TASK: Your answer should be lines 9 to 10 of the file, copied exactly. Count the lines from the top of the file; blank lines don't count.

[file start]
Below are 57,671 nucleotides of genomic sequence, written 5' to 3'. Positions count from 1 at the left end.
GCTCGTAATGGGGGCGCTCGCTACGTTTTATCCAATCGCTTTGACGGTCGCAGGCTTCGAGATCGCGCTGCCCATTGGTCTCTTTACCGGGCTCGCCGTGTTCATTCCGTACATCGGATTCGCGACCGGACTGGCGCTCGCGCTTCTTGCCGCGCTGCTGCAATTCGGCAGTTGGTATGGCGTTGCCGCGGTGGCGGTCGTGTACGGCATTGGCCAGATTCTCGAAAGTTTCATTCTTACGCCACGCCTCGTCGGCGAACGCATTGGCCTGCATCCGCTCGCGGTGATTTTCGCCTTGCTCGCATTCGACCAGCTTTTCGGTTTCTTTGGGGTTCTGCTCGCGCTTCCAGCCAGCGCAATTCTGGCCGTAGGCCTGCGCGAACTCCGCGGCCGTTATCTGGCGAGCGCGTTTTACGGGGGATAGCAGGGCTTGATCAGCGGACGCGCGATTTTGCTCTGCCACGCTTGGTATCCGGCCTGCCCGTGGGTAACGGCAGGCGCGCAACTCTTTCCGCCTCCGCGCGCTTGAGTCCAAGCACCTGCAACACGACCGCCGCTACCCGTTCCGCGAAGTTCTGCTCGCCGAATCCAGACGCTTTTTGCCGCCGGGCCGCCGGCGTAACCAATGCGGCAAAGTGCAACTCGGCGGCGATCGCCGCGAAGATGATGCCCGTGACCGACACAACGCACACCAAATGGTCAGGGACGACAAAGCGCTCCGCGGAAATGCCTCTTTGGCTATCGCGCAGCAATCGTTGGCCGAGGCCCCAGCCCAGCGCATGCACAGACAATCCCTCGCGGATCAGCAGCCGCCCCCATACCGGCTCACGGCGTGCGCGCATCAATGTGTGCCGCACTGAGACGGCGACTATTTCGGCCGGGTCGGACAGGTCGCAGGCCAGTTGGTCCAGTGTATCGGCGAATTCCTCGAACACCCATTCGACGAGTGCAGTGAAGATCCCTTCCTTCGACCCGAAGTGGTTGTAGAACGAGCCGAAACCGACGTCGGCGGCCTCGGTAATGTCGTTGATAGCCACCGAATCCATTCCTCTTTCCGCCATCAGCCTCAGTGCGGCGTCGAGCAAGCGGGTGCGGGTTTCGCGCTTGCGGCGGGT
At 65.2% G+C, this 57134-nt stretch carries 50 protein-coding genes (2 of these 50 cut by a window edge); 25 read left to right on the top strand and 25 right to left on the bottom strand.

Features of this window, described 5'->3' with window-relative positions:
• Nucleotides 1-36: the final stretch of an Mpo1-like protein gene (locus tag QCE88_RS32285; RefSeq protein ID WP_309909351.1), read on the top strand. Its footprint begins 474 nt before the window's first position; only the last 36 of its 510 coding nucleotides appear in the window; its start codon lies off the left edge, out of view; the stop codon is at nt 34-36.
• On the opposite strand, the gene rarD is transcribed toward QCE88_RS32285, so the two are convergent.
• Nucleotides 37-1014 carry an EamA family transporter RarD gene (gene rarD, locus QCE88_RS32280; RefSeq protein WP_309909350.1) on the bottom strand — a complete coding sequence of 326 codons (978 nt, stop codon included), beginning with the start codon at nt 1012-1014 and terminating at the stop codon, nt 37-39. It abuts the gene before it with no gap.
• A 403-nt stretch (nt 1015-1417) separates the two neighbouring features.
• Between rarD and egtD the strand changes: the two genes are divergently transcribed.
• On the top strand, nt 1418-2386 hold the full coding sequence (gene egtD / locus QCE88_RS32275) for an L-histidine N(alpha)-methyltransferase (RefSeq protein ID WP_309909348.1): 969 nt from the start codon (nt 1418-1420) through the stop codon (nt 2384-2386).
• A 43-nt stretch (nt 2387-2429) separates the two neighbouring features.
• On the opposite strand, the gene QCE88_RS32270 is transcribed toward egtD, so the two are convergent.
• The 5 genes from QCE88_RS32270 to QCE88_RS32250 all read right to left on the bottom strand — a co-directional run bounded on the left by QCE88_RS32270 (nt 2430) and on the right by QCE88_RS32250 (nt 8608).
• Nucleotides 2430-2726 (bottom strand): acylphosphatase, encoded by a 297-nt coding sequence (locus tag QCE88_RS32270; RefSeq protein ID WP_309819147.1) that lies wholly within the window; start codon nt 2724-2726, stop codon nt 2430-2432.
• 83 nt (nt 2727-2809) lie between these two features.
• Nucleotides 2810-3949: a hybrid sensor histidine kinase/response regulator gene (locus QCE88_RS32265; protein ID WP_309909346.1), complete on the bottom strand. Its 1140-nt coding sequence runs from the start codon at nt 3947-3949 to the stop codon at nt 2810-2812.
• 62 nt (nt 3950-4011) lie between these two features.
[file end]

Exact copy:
• Between rarD and egtD the strand changes: the two genes are divergently transcribed.
• On the top strand, nt 1418-2386 hold the full coding sequence (gene egtD / locus QCE88_RS32275) for an L-histidine N(alpha)-methyltransferase (RefSeq protein ID WP_309909348.1): 969 nt from the start codon (nt 1418-1420) through the stop codon (nt 2384-2386).